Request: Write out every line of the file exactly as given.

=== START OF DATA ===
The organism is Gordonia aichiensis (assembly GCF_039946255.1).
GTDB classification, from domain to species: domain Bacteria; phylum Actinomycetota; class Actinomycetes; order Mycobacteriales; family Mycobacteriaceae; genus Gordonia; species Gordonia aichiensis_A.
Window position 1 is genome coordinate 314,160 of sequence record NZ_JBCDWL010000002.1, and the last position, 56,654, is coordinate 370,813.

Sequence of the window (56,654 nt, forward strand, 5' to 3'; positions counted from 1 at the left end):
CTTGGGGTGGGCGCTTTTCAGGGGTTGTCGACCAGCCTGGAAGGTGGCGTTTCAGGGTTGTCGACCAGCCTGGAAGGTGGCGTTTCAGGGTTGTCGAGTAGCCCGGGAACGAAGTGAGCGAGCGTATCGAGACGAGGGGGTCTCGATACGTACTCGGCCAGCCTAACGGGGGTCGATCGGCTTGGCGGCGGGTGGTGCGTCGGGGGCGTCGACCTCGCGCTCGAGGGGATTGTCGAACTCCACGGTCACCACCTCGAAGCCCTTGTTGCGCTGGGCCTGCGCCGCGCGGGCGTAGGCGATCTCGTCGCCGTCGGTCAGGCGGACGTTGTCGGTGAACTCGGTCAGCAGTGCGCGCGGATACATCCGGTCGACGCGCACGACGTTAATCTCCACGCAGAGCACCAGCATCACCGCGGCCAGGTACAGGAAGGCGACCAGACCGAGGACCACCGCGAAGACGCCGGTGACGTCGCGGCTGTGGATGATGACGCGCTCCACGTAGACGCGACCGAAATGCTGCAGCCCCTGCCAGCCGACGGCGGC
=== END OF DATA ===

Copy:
The organism is Gordonia aichiensis (assembly GCF_039946255.1).
GTDB classification, from domain to species: domain Bacteria; phylum Actinomycetota; class Actinomycetes; order Mycobacteriales; family Mycobacteriaceae; genus Gordonia; species Gordonia aichiensis_A.
Window position 1 is genome coordinate 314,160 of sequence record NZ_JBCDWL010000002.1, and the last position, 56,654, is coordinate 370,813.

Sequence of the window (56,654 nt, forward strand, 5' to 3'; positions counted from 1 at the left end):
CTTGGGGTGGGCGCTTTTCAGGGGTTGTCGACCAGCCTGGAAGGTGGCGTTTCAGGGTTGTCGACCAGCCTGGAAGGTGGCGTTTCAGGGTTGTCGAGTAGCCCGGGAACGAAGTGAGCGAGCGTATCGAGACGAGGGGGTCTCGATACGTACTCGGCCAGCCTAACGGGGGTCGATCGGCTTGGCGGCGGGTGGTGCGTCGGGGGCGTCGACCTCGCGCTCGAGGGGATTGTCGAACTCCACGGTCACCACCTCGAAGCCCTTGTTGCGCTGGGCCTGCGCCGCGCGGGCGTAGGCGATCTCGTCGCCGTCGGTCAGGCGGACGTTGTCGGTGAACTCGGTCAGCAGTGCGCGCGGATACATCCGGTCGACGCGCACGACGTTAATCTCCACGCAGAGCACCAGCATCACCGCGGCCAGGTACAGGAAGGCGACCAGACCGAGGACCACCGCGAAGACGCCGGTGACGTCGCGGCTGTGGATGATGACGCGCTCCACGTAGACGCGACCGAAATGCTGCAGCCCCTGCCAGCCGACGGCGGC